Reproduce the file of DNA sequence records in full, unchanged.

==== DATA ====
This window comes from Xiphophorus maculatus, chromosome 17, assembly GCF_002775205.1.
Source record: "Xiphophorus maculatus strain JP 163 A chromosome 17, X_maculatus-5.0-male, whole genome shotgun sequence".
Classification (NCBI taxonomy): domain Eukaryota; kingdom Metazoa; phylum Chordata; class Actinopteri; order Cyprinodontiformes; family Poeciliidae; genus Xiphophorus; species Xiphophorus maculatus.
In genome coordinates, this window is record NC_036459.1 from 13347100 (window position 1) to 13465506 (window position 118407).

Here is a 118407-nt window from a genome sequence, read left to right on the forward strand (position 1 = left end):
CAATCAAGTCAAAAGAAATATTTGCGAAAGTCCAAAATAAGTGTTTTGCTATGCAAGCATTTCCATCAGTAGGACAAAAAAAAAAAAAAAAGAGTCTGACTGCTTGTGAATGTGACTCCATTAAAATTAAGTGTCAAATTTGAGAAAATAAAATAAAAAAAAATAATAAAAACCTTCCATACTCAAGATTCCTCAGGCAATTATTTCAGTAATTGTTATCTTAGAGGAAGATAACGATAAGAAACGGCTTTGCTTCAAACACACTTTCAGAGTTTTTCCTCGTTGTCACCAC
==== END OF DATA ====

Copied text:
This window comes from Xiphophorus maculatus, chromosome 17, assembly GCF_002775205.1.
Source record: "Xiphophorus maculatus strain JP 163 A chromosome 17, X_maculatus-5.0-male, whole genome shotgun sequence".
Classification (NCBI taxonomy): domain Eukaryota; kingdom Metazoa; phylum Chordata; class Actinopteri; order Cyprinodontiformes; family Poeciliidae; genus Xiphophorus; species Xiphophorus maculatus.
In genome coordinates, this window is record NC_036459.1 from 13347100 (window position 1) to 13465506 (window position 118407).

Here is a 118407-nt window from a genome sequence, read left to right on the forward strand (position 1 = left end):
CAATCAAGTCAAAAGAAATATTTGCGAAAGTCCAAAATAAGTGTTTTGCTATGCAAGCATTTCCATCAGTAGGACAAAAAAAAAAAAAAAAGAGTCTGACTGCTTGTGAATGTGACTCCATTAAAATTAAGTGTCAAATTTGAGAAAATAAAATAAAAAAAAATAATAAAAACCTTCCATACTCAAGATTCCTCAGGCAATTATTTCAGTAATTGTTATCTTAGAGGAAGATAACGATAAGAAACGGCTTTGCTTCAAACACACTTTCAGAGTTTTTCCTCGTTGTCACCAC